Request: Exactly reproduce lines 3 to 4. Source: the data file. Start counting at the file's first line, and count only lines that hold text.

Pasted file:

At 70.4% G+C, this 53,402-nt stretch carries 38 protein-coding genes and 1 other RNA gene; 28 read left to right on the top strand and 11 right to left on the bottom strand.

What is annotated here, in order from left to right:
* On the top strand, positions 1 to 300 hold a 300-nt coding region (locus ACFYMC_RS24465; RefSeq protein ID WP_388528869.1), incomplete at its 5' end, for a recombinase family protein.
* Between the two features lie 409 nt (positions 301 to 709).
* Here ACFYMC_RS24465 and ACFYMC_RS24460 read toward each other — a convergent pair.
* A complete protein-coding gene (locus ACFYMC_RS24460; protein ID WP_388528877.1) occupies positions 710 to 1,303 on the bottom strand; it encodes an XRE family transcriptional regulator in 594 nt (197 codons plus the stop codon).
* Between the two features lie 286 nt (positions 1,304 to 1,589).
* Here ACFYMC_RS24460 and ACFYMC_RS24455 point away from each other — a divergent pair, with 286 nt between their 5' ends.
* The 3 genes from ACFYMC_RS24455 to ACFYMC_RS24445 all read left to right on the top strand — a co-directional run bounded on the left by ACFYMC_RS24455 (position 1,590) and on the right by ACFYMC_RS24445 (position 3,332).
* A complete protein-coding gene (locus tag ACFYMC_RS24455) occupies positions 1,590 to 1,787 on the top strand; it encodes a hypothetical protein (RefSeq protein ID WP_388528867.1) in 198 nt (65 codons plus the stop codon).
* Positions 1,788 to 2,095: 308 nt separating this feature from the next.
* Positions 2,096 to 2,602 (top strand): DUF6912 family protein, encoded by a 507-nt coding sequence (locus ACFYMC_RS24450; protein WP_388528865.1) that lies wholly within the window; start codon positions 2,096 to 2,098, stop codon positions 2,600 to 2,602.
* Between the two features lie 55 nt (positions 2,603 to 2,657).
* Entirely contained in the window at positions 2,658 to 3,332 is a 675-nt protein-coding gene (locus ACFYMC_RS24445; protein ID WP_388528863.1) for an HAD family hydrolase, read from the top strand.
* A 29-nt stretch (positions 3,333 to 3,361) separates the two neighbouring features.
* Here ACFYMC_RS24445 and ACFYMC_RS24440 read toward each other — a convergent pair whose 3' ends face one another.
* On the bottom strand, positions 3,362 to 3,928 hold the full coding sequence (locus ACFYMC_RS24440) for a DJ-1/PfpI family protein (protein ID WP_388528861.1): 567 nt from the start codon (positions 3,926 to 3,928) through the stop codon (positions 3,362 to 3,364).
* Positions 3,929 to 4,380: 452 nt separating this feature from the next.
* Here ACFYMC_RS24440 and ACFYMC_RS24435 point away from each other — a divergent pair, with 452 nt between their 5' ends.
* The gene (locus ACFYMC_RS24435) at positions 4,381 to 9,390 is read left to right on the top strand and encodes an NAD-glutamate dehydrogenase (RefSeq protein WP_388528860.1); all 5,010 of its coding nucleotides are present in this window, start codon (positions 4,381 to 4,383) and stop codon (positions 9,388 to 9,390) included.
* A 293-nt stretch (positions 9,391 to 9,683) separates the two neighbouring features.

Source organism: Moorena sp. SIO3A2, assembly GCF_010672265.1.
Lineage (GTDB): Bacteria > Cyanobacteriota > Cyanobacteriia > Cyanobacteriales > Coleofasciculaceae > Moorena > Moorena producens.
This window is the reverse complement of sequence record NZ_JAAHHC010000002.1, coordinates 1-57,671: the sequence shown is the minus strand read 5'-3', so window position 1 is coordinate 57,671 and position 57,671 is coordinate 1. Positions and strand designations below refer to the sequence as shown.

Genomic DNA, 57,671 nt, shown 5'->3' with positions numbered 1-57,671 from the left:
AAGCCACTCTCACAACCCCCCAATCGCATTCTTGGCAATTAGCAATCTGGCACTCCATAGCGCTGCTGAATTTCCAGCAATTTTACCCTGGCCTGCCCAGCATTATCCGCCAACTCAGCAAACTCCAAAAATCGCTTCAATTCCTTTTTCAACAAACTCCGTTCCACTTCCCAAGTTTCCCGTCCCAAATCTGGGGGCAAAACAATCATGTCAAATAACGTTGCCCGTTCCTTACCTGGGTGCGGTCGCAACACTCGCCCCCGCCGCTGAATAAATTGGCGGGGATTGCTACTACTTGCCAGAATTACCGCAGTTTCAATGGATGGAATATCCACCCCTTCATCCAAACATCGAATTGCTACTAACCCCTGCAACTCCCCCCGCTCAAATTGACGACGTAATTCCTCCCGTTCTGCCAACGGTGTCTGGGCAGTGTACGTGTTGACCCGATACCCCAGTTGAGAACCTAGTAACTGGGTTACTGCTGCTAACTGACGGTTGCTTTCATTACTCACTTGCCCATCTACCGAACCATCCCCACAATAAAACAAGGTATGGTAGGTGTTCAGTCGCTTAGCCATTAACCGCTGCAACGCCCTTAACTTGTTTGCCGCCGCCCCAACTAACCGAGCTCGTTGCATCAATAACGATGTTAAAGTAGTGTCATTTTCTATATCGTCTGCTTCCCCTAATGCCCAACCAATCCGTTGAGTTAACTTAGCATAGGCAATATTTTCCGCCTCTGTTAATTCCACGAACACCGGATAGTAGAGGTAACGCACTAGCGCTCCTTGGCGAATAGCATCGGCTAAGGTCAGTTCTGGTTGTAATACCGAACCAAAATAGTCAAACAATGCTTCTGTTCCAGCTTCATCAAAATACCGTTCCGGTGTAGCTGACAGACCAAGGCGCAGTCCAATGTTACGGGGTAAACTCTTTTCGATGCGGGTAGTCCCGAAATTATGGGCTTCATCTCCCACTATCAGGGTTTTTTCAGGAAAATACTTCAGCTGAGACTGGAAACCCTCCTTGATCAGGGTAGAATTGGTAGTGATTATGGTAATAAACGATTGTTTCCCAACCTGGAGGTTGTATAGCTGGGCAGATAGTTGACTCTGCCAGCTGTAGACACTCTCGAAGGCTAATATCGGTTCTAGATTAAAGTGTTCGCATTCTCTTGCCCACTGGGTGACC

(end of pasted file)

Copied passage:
* On the top strand, positions 1 to 300 hold a 300-nt coding region (locus ACFYMC_RS24465; RefSeq protein ID WP_388528869.1), incomplete at its 5' end, for a recombinase family protein.
* Between the two features lie 409 nt (positions 301 to 709).